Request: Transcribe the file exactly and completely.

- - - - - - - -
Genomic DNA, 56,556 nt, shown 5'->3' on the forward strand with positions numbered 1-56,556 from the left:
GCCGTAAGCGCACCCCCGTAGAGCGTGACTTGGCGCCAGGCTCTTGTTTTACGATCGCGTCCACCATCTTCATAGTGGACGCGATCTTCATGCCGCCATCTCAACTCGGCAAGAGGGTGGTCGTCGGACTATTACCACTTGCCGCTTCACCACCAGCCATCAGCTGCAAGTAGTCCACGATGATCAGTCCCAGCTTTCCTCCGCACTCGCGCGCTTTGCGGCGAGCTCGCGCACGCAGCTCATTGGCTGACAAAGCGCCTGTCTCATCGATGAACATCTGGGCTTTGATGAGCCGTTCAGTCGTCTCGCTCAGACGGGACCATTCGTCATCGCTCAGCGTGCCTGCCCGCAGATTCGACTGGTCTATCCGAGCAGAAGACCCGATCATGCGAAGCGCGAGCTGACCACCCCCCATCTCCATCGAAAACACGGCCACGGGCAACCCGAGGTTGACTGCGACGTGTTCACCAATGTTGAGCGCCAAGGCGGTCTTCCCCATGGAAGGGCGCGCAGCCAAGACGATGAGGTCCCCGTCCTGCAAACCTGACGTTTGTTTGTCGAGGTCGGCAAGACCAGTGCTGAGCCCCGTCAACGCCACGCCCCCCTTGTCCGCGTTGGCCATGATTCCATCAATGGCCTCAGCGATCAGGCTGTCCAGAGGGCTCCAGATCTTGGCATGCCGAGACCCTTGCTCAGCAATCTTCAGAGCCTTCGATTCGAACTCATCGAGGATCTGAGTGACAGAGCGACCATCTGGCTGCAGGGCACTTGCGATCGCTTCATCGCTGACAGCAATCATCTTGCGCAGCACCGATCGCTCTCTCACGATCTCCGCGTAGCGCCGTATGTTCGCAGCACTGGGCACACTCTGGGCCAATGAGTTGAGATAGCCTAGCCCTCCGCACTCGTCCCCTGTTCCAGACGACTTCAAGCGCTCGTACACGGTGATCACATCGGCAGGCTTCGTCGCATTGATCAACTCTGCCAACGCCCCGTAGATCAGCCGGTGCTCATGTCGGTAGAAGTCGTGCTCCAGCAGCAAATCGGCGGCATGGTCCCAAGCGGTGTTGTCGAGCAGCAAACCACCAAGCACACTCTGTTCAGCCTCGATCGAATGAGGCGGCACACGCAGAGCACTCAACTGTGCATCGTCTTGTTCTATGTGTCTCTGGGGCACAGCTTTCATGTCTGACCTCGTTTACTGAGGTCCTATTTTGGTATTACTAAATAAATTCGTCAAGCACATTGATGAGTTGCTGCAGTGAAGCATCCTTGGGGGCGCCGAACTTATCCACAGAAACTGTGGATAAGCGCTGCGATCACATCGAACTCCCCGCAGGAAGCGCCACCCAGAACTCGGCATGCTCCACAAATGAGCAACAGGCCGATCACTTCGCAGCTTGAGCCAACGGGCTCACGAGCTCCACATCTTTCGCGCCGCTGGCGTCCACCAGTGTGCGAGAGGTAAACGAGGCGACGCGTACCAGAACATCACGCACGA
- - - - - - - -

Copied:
Genomic DNA, 56,556 nt, shown 5'->3' on the forward strand with positions numbered 1-56,556 from the left:
GCCGTAAGCGCACCCCCGTAGAGCGTGACTTGGCGCCAGGCTCTTGTTTTACGATCGCGTCCACCATCTTCATAGTGGACGCGATCTTCATGCCGCCATCTCAACTCGGCAAGAGGGTGGTCGTCGGACTATTACCACTTGCCGCTTCACCACCAGCCATCAGCTGCAAGTAGTCCACGATGATCAGTCCCAGCTTTCCTCCGCACTCGCGCGCTTTGCGGCGAGCTCGCGCACGCAGCTCATTGGCTGACAAAGCGCCTGTCTCATCGATGAACATCTGGGCTTTGATGAGCCGTTCAGTCGTCTCGCTCAGACGGGACCATTCGTCATCGCTCAGCGTGCCTGCCCGCAGATTCGACTGGTCTATCCGAGCAGAAGACCCGATCATGCGAAGCGCGAGCTGACCACCCCCCATCTCCATCGAAAACACGGCCACGGGCAACCCGAGGTTGACTGCGACGTGTTCACCAATGTTGAGCGCCAAGGCGGTCTTCCCCATGGAAGGGCGCGCAGCCAAGACGATGAGGTCCCCGTCCTGCAAACCTGACGTTTGTTTGTCGAGGTCGGCAAGACCAGTGCTGAGCCCCGTCAACGCCACGCCCCCCTTGTCCGCGTTGGCCATGATTCCATCAATGGCCTCAGCGATCAGGCTGTCCAGAGGGCTCCAGATCTTGGCATGCCGAGACCCTTGCTCAGCAATCTTCAGAGCCTTCGATTCGAACTCATCGAGGATCTGAGTGACAGAGCGACCATCTGGCTGCAGGGCACTTGCGATCGCTTCATCGCTGACAGCAATCATCTTGCGCAGCACCGATCGCTCTCTCACGATCTCCGCGTAGCGCCGTATGTTCGCAGCACTGGGCACACTCTGGGCCAATGAGTTGAGATAGCCTAGCCCTCCGCACTCGTCCCCTGTTCCAGACGACTTCAAGCGCTCGTACACGGTGATCACATCGGCAGGCTTCGTCGCATTGATCAACTCTGCCAACGCCCCGTAGATCAGCCGGTGCTCATGTCGGTAGAAGTCGTGCTCCAGCAGCAAATCGGCGGCATGGTCCCAAGCGGTGTTGTCGAGCAGCAAACCACCAAGCACACTCTGTTCAGCCTCGATCGAATGAGGCGGCACACGCAGAGCACTCAACTGTGCATCGTCTTGTTCTATGTGTCTCTGGGGCACAGCTTTCATGTCTGACCTCGTTTACTGAGGTCCTATTTTGGTATTACTAAATAAATTCGTCAAGCACATTGATGAGTTGCTGCAGTGAAGCATCCTTGGGGGCGCCGAACTTATCCACAGAAACTGTGGATAAGCGCTGCGATCACATCGAACTCCCCGCAGGAAGCGCCACCCAGAACTCGGCATGCTCCACAAATGAGCAACAGGCCGATCACTTCGCAGCTTGAGCCAACGGGCTCACGAGCTCCACATCTTTCGCGCCGCTGGCGTCCACCAGTGTGCGAGAGGTAAACGAGGCGACGCGTACCAGAACATCACGCACGA